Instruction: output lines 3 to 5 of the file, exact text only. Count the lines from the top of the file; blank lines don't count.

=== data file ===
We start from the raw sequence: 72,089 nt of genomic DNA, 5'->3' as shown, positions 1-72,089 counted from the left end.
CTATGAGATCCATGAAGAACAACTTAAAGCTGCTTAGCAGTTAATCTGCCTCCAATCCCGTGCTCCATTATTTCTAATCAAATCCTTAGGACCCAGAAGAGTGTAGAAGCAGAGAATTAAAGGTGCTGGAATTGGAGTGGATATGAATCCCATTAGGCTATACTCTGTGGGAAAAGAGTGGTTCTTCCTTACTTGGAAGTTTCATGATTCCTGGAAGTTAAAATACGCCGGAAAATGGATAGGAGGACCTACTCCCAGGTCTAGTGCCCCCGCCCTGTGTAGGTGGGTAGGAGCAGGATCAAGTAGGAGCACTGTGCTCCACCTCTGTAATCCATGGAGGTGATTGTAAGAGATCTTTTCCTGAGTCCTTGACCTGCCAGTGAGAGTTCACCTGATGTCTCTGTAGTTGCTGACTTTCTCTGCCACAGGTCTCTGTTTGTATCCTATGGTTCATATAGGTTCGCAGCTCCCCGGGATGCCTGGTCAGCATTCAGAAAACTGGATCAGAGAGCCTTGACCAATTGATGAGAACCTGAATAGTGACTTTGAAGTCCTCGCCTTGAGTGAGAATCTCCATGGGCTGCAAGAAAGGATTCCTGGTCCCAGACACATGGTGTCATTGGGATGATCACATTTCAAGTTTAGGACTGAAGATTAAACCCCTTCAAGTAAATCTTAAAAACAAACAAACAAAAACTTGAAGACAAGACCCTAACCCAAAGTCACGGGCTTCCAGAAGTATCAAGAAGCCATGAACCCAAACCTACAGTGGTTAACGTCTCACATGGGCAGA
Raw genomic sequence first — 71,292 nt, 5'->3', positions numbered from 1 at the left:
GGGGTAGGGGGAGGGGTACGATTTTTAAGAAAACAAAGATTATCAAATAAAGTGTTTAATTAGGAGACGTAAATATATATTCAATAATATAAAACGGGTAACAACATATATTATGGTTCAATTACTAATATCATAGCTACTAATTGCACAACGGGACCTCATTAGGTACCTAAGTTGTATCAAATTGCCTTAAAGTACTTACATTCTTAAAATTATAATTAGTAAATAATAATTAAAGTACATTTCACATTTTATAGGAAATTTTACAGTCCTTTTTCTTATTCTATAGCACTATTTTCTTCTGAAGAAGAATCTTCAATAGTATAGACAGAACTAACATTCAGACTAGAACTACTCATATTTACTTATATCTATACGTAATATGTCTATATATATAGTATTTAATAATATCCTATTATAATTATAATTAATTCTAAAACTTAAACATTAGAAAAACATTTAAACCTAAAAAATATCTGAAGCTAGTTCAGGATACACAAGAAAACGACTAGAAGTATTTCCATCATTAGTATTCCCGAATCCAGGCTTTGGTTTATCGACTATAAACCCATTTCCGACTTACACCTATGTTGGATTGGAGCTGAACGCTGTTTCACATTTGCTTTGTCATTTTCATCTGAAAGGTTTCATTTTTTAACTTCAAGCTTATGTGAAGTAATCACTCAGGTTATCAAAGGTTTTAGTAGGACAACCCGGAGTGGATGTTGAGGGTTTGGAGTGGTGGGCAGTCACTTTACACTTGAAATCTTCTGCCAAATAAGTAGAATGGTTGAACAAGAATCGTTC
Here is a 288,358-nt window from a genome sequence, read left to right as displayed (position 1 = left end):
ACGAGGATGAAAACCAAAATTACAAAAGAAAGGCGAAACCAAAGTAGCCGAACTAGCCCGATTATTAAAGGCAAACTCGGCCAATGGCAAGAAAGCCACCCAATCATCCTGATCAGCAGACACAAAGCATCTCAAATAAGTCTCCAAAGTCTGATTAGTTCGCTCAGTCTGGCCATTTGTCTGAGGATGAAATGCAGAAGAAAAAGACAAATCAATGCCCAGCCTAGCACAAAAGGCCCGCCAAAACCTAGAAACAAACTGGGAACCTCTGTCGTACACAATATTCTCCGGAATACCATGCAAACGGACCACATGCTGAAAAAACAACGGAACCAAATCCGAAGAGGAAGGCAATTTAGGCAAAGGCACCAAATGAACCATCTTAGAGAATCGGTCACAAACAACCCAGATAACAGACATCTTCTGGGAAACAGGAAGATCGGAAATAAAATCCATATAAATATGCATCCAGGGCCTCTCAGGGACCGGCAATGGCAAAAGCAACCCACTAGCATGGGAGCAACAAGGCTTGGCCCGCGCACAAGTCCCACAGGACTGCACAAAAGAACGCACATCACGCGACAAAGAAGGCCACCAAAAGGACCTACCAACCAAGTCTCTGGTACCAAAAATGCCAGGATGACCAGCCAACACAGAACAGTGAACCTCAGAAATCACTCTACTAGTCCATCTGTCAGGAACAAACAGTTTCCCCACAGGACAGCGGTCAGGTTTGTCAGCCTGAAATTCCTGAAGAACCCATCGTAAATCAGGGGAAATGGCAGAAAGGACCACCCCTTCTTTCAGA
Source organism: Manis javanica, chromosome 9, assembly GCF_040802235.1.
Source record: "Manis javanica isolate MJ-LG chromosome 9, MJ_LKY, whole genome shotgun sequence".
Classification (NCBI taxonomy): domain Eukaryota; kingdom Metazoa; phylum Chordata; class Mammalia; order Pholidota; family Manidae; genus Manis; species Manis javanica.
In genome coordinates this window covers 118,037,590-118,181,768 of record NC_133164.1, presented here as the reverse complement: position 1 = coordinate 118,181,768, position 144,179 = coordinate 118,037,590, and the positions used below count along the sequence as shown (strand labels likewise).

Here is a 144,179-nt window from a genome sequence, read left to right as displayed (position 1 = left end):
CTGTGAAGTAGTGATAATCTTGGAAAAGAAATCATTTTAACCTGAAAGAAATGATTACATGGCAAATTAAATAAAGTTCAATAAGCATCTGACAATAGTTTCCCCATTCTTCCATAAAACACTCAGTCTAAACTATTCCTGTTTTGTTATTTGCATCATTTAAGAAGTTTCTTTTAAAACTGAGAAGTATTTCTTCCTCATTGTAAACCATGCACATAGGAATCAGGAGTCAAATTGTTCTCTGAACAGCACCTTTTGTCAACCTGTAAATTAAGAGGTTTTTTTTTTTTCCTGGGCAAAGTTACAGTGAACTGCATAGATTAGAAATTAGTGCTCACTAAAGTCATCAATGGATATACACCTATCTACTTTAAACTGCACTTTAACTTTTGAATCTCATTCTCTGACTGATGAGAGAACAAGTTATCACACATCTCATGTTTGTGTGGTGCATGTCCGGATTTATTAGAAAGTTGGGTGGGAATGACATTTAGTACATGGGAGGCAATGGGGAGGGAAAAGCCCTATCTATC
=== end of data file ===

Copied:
Raw genomic sequence first — 71,292 nt, 5'->3', positions numbered from 1 at the left:
GGGGTAGGGGGAGGGGTACGATTTTTAAGAAAACAAAGATTATCAAATAAAGTGTTTAATTAGGAGACGTAAATATATATTCAATAATATAAAACGGGTAACAACATATATTATGGTTCAATTACTAATATCATAGCTACTAATTGCACAACGGGACCTCATTAGGTACCTAAGTTGTATCAAATTGCCTTAAAGTACTTACATTCTTAAAATTATAATTAGTAAATAATAATTAAAGTACATTTCACATTTTATAGGAAATTTTACAGTCCTTTTTCTTATTCTATAGCACTATTTTCTTCTGAAGAAGAATCTTCAATAGTATAGACAGAACTAACATTCAGACTAGAACTACTCATATTTACTTATATCTATACGTAATATGTCTATATATATAGTATTTAATAATATCCTATTATAATTATAATTAATTCTAAAACTTAAACATTAGAAAAACATTTAAACCTAAAAAATATCTGAAGCTAGTTCAGGATACACAAGAAAACGACTAGAAGTATTTCCATCATTAGTATTCCCGAATCCAGGCTTTGGTTTATCGACTATAAACCCATTTCCGACTTACACCTATGTTGGATTGGAGCTGAACGCTGTTTCACATTTGCTTTGTCATTTTCATCTGAAAGGTTTCATTTTTTAACTTCAAGCTTATGTGAAGTAATCACTCAGGTTATCAAAGGTTTTAGTAGGACAACCCGGAGTGGATGTTGAGGGTTTGGAGTGGTGGGCAGTCACTTTACACTTGAAATCTTCTGCCAAATAAGTAGAATGGTTGAACAAGAATCGTTC
Here is a 288,358-nt window from a genome sequence, read left to right as displayed (position 1 = left end):